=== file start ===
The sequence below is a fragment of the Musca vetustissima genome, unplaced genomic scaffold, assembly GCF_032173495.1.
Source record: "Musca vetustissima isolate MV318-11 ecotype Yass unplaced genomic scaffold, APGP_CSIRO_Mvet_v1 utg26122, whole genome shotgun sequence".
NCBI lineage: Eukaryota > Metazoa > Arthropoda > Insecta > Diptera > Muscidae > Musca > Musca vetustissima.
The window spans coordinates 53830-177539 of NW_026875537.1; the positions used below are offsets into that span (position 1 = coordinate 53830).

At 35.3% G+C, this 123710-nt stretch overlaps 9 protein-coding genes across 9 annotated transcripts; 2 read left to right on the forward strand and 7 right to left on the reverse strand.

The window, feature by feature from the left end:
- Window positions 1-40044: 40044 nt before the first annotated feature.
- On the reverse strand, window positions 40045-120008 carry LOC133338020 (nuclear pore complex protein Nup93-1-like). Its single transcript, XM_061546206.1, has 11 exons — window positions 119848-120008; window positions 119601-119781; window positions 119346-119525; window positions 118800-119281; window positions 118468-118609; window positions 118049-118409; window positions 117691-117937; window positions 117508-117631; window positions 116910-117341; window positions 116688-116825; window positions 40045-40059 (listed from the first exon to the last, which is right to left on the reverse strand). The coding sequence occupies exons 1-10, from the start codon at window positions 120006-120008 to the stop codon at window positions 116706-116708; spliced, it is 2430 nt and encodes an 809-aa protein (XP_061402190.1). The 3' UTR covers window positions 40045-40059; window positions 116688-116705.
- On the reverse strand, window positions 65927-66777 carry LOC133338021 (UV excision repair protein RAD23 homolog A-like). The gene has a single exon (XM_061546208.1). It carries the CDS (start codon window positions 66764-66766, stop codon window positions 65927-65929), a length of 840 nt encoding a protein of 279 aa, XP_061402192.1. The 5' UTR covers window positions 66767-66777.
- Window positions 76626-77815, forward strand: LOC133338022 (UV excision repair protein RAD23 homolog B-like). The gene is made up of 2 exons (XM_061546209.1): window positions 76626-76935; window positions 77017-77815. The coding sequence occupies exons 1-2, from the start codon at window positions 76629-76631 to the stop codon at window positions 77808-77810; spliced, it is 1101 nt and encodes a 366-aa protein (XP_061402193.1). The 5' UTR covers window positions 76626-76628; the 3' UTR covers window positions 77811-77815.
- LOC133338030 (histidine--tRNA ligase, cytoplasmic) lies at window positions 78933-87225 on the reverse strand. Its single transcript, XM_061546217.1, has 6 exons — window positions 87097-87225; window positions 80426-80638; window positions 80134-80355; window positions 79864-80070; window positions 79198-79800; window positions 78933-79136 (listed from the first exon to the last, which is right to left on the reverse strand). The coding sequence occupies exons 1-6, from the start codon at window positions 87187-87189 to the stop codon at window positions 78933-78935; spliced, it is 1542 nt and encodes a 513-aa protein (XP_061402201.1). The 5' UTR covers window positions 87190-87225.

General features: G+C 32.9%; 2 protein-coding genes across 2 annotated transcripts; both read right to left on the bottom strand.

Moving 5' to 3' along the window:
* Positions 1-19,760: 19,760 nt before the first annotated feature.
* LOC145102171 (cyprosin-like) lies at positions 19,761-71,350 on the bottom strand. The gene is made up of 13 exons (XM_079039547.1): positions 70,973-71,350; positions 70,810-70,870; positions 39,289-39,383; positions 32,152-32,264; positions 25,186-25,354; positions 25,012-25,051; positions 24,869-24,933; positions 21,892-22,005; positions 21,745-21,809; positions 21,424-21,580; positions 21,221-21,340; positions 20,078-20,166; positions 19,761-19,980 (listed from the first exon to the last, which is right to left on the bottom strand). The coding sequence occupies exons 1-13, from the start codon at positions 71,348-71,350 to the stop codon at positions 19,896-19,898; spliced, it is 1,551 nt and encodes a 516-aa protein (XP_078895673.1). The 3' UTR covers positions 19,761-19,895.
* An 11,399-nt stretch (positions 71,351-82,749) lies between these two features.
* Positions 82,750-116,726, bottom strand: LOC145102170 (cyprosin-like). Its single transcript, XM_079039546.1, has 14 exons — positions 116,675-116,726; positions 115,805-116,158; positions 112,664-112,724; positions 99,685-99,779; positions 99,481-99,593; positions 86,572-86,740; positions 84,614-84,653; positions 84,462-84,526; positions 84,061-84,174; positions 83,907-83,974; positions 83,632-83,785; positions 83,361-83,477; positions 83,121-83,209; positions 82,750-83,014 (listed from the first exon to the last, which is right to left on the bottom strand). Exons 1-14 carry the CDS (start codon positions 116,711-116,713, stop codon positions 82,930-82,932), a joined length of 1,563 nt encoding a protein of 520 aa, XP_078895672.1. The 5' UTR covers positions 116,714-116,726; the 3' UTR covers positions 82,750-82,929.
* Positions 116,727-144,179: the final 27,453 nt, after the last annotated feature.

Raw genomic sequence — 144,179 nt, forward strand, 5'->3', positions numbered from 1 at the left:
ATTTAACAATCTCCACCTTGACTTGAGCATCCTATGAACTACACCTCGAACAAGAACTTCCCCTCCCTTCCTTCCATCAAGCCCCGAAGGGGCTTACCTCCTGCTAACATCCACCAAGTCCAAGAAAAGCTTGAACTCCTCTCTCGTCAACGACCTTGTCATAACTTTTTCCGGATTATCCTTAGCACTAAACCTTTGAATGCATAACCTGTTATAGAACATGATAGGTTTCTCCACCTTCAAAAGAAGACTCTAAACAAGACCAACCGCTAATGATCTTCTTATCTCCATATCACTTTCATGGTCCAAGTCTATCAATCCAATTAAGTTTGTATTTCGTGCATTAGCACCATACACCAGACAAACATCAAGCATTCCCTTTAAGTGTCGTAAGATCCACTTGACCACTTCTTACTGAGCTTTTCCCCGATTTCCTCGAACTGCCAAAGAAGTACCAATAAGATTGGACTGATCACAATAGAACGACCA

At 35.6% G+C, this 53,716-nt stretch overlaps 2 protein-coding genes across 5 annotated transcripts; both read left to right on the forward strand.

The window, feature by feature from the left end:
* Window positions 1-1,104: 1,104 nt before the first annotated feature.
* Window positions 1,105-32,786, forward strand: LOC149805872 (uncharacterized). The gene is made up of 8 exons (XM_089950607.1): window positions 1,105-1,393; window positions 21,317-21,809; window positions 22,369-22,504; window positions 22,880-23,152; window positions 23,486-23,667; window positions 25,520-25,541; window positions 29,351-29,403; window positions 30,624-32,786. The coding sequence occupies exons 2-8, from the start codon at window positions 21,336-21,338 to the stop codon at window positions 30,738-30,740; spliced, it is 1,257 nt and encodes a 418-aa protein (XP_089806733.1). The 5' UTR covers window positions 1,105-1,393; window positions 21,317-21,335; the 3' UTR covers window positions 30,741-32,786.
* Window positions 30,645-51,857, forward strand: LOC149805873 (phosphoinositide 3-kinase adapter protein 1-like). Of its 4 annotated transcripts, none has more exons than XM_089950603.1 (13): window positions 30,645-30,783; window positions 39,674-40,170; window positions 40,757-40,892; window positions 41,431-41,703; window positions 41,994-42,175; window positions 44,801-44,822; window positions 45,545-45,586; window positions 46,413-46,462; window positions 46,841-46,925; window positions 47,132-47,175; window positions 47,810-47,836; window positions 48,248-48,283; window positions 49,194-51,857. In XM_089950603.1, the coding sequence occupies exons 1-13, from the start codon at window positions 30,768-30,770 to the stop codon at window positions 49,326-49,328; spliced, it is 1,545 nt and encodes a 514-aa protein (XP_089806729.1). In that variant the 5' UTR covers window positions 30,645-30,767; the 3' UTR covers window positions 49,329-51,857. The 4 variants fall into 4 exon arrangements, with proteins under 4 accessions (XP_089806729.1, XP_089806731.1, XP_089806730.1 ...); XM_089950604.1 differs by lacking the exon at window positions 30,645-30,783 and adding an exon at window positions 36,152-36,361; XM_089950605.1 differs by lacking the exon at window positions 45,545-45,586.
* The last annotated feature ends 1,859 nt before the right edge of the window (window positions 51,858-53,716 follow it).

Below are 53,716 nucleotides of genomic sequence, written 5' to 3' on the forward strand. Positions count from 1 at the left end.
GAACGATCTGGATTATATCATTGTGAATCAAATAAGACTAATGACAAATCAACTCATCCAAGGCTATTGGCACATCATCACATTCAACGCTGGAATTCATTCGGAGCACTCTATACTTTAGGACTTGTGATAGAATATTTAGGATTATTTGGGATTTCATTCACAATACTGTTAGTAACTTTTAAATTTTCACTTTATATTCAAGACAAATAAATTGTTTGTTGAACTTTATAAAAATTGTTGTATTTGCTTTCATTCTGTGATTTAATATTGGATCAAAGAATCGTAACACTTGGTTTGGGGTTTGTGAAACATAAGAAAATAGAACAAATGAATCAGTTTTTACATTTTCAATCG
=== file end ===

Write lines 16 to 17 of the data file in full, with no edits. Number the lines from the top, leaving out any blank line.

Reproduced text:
* An 11,399-nt stretch (positions 71,351-82,749) lies between these two features.
* Positions 82,750-116,726, bottom strand: LOC145102170 (cyprosin-like). Its single transcript, XM_079039546.1, has 14 exons — positions 116,675-116,726; positions 115,805-116,158; positions 112,664-112,724; positions 99,685-99,779; positions 99,481-99,593; positions 86,572-86,740; positions 84,614-84,653; positions 84,462-84,526; positions 84,061-84,174; positions 83,907-83,974; positions 83,632-83,785; positions 83,361-83,477; positions 83,121-83,209; positions 82,750-83,014 (listed from the first exon to the last, which is right to left on the bottom strand). Exons 1-14 carry the CDS (start codon positions 116,711-116,713, stop codon positions 82,930-82,932), a joined length of 1,563 nt encoding a protein of 520 aa, XP_078895672.1. The 5' UTR covers positions 116,714-116,726; the 3' UTR covers positions 82,750-82,929.